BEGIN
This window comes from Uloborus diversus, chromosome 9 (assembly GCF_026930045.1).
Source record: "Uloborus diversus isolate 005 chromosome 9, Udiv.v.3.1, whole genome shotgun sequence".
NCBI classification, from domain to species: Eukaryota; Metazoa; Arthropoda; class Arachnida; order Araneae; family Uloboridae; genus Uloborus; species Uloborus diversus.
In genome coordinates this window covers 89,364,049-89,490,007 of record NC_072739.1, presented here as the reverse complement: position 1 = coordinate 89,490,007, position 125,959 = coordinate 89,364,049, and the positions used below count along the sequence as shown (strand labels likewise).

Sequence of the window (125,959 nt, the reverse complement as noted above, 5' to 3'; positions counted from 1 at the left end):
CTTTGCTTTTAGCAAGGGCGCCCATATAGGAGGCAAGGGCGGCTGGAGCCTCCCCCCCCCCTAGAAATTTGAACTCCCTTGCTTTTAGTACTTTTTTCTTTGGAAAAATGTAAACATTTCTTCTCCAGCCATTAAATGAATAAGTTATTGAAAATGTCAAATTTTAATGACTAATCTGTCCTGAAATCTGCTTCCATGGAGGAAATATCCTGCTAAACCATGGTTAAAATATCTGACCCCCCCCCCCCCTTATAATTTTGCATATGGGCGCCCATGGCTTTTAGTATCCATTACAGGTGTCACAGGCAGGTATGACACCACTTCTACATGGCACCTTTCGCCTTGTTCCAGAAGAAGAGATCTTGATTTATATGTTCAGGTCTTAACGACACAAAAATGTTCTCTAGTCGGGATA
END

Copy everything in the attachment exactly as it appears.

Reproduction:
This window comes from Uloborus diversus, chromosome 9 (assembly GCF_026930045.1).
Source record: "Uloborus diversus isolate 005 chromosome 9, Udiv.v.3.1, whole genome shotgun sequence".
NCBI classification, from domain to species: Eukaryota; Metazoa; Arthropoda; class Arachnida; order Araneae; family Uloboridae; genus Uloborus; species Uloborus diversus.
In genome coordinates this window covers 89,364,049-89,490,007 of record NC_072739.1, presented here as the reverse complement: position 1 = coordinate 89,490,007, position 125,959 = coordinate 89,364,049, and the positions used below count along the sequence as shown (strand labels likewise).

Sequence of the window (125,959 nt, the reverse complement as noted above, 5' to 3'; positions counted from 1 at the left end):
CTTTGCTTTTAGCAAGGGCGCCCATATAGGAGGCAAGGGCGGCTGGAGCCTCCCCCCCCCCTAGAAATTTGAACTCCCTTGCTTTTAGTACTTTTTTCTTTGGAAAAATGTAAACATTTCTTCTCCAGCCATTAAATGAATAAGTTATTGAAAATGTCAAATTTTAATGACTAATCTGTCCTGAAATCTGCTTCCATGGAGGAAATATCCTGCTAAACCATGGTTAAAATATCTGACCCCCCCCCCCCCTTATAATTTTGCATATGGGCGCCCATGGCTTTTAGTATCCATTACAGGTGTCACAGGCAGGTATGACACCACTTCTACATGGCACCTTTCGCCTTGTTCCAGAAGAAGAGATCTTGATTTATATGTTCAGGTCTTAACGACACAAAAATGTTCTCTAGTCGGGATA